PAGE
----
Robert Garrard II
( 1793 - 1881 )
A Victorian Centrepiece
The polylobate base in the Neo- Rococo style, with floral swags and cartouches. The central stem with three figures of vintaging putti around a stem supporting a cut and etched glass bowl.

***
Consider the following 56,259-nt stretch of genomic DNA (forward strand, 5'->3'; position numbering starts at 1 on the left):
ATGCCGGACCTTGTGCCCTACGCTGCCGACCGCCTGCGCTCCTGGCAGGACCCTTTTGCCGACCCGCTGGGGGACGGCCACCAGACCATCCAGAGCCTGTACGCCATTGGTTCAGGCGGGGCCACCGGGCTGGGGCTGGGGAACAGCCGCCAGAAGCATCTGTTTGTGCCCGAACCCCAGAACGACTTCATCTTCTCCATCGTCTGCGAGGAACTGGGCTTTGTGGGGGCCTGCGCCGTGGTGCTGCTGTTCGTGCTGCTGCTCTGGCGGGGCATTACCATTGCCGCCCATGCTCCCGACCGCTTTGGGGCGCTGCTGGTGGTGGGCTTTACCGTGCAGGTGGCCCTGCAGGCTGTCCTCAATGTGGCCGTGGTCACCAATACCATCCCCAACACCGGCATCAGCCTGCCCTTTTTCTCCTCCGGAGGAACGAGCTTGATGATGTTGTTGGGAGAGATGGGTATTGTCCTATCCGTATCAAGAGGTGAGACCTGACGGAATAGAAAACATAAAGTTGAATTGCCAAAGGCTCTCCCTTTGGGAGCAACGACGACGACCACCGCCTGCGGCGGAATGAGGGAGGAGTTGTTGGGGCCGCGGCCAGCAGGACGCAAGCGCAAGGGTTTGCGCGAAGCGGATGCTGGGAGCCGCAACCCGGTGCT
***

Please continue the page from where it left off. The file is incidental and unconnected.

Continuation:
Robert Garrard II was apprenticed in 1809 to his father, Robert Garrard I, a partner of Wakelin and Company, and gained his freedom of the Grocers' Company by patrimony in 1816. After the death of his father in 1818, Garrard entered his mark and, with his brothers James and Sebastian, took over the management of the workshop. During the early nineteenth century, the firm's business expanded at a tremendous rate, especially after the decline of Rundell, Bridge and Rundell in the 1820s. In 1830, the Garrard’s were appointed goldsmiths and jewellers to the king and in 1843 official crown jewellers. A large design studio was set up by them, which was modelled on that developed by Rundell, Bridge and Rundell and employed several well-known painters and sculptors, including Edmund Cotterill. During the mid-nineteenth century, Garrard's was one of the leading producers of elaborate presentation silver.
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